After lunch we had a full afternoon of touring. I now realize why I was exhausted much of the time. We were on the go from dawn to well after dusk! But we agree that there is little we would have skipped.
Before our afternoon travels we walked back to the hotel for a short break. Almost all of us had turned in laundry since this was our longest hotel stay. Imagine our surprise when we found that our socks, gotchies, and other clothes were drying in the courtyard along with the hotel's towels and sheets!
The next morning they were clean and fresh from the open-air treatment.
After lunch we visited the Ark Citadel. A fortress has existed in this location since the 3rd century although it has been enlarged and reconstructed many times.
The complex is just outside the city center.
The walls of the citadel are restored in some places and crumbling in others. Restoration was ongoing while we were there.
The fortifications enclose an artificial hill reinforced first with mud brick and later with more durable fired brick.
The Ark has an evil history as part of the Great Game – a 19th century imperial conflict between England and Russia. Two British officers were brutally imprisoned and then executed as spies here in the mid-19th century. They are said to be buried somewhere in the plaza. Bukhara has these and other instances of arbitrary and harsh injustice.
The numerous tourists at the Ark included this newly-wed couple with friends. The contrast between the hip young women and the bride was striking. I found the traditional dress stylish.
I expect she dressed like her friends before her marriage.
After our visit to the museums located within the fortress, we crossed the street to the Bolo-Khauz Mosque.
As I said earlier, "registan" is not a specific place limited to Samarkand. Bokhara also had a registan with one of the city's pools in it. This mosque, built in the early 18th century, is the only remaining structure.
The name of the mosque derives from the adjacent pool. Bolo-khauz means "children's pond."
Unlike most other structures we saw, the decoration was painted. It was just as beautiful and even more intricate.
Some of the decoration is papier-mache.
I was pleased to get away from blue domes for a while (but only for a while).
Then we were back on the bus to see outlying areas.
After colorful decorations, not to mention blue domes, the monochrome patterning of the buff brickwork was soothing.
The interior was as beautiful as the exterior.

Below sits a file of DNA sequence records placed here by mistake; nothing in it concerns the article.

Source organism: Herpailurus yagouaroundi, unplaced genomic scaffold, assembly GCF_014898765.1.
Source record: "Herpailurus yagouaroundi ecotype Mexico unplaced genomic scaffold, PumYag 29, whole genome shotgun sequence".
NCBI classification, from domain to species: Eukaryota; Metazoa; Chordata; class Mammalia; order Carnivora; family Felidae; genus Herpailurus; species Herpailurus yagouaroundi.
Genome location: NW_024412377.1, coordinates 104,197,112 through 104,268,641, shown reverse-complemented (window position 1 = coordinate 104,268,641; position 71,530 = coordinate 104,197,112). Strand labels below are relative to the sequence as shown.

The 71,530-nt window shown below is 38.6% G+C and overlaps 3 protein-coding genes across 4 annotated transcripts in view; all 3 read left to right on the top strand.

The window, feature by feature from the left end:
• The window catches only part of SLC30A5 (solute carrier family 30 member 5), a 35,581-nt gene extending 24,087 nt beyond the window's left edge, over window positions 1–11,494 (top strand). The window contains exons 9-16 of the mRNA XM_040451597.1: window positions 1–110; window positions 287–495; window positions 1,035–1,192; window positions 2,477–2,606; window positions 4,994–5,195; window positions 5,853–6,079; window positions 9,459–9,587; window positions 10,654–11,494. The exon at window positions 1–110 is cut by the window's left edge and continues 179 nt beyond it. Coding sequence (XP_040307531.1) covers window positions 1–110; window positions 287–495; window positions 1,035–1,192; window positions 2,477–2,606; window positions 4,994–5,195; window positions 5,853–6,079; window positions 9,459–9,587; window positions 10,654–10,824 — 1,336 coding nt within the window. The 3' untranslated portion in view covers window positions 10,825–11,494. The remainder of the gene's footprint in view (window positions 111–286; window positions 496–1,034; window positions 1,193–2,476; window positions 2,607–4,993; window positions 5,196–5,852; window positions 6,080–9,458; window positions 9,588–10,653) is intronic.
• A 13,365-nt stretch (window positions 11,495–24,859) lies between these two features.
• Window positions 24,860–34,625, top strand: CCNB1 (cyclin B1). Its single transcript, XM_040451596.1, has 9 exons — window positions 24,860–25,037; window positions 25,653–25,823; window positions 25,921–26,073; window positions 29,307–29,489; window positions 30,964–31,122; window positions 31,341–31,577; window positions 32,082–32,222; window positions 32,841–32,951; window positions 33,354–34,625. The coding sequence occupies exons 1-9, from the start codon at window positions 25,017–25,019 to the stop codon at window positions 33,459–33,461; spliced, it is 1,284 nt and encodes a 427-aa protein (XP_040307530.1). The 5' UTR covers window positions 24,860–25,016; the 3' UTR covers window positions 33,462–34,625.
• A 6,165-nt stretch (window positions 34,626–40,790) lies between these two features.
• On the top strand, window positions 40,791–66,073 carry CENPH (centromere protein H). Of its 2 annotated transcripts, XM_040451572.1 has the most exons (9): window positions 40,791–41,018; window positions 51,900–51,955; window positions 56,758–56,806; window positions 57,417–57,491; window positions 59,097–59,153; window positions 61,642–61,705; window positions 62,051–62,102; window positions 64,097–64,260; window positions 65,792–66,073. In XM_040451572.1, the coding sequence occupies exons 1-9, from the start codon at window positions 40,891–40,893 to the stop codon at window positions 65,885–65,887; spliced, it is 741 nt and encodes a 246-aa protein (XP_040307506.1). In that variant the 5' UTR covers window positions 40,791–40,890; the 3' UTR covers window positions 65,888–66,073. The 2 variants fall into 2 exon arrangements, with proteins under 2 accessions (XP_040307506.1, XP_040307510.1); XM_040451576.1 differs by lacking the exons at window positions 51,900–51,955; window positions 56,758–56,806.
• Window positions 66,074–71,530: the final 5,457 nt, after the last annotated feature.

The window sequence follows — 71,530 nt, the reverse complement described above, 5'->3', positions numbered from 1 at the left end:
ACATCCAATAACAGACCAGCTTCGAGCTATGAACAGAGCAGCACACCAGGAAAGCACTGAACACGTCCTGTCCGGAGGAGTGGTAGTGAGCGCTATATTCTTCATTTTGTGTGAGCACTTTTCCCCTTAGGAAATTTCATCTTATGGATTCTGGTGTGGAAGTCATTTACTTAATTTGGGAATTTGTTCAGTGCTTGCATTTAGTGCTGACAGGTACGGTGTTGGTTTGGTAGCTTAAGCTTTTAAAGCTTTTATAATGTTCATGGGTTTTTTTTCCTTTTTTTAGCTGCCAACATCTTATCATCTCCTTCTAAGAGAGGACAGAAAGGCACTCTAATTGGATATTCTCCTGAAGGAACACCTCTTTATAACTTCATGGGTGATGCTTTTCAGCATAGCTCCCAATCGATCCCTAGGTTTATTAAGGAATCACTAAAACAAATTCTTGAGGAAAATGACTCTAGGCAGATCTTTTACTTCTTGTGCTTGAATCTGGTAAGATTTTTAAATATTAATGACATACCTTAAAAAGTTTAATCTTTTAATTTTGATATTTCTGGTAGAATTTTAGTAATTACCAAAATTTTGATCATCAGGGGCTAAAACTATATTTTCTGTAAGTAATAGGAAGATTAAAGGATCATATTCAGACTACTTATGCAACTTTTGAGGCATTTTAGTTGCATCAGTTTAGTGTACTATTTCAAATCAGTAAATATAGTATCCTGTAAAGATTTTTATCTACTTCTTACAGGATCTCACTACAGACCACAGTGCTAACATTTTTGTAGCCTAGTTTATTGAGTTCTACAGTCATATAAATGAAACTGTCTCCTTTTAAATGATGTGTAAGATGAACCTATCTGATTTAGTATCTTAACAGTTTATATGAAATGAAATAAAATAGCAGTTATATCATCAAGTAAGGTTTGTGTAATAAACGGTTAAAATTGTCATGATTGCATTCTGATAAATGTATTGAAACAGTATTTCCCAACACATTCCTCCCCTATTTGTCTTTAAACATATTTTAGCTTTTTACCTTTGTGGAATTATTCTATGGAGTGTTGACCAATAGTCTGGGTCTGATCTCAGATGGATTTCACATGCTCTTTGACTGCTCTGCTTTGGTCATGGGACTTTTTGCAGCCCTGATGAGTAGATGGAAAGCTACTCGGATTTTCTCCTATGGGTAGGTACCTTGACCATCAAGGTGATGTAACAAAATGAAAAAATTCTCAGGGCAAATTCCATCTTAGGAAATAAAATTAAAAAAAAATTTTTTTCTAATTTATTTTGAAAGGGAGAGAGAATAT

Many places we visited asked for a small payment, typically 3000 cym (pronounced SOOM), to take pictures. This is about $1.50 at the official exchange rate. At this location I had asked Jim to pick up my photography permit while I wandered around the pond. I'm glad he got a receipt because when I began to take some pictures inside the guard challenged me. I was able to show the permit and click away.
The mausoleum is on the outskirts of the old city center near decaying remnants of the old city walls.
This quiet lake and serene mausoleum are reached by walking through an amusement park with many children's rides!
That evening we had a lesson in making the national dish, Rice Plov (spelled pilaf or pilau elsewhere). We ate at a local home within walking distance of the hotel.
Whenever we went out at night we needed flashlights since street lighting is sparse and pavements treacherous. We passed one pothole that was large enough, and old enough, to have a small tree growing in it!
The plov is prepared in this wok-like cooker. First onions, carrots and whole heads of garlic are simmered until soft.
The cook has added chickpeas and raisins to the mixture, and is mixing in well-rinsed rice.
Stir everything together, add water, and simmer until done. This made enough for our entire group of 24. (Along with the obligatory appetizers, soup, bread and dessert.)
We whined to Jama that there was too much food, but he explained that when they had allowed people to order either soup or an entree, it was chaos with folks forgetting what they ordered or changing their minds. "So," he said, "if you don't want it, don't eat it."
We ignored that sage advice and stuffed ourselves.
We've tried to reproduce this dish at home with limited success.
Jama helped with the cooking by monitoring the fire, which was was made using cotton twigs.
Some years back when relations between our countries were better, Jama traveled to the US as part of an Uzbekistan - US exchange program. He studied the hospitality industry in New Orleans, Memphis & Jackson, Mississippi, about 45 miles from my home town.
It's truly a small world.
Most of the houses we visited looked scruffy on the street and were elegant, even palatial, inside. This one was no exception. To be sure, the places we visited were set up to cater to tourists. This particular family had another smaller group eating there on the same night.
The custom niches displaying ceramics and other decorative items are common in Bukhara. Our hotel room had a similar display.
Our group was 24 people and I can't recommend a larger number. Jama said he once had a group of 40 and it was very unsatisfactory.
The finished dish arrives! It was well worth the wait. Delicious! (Especially the garlic.)
After the meal we returned to the hotel, stuffed but happy.
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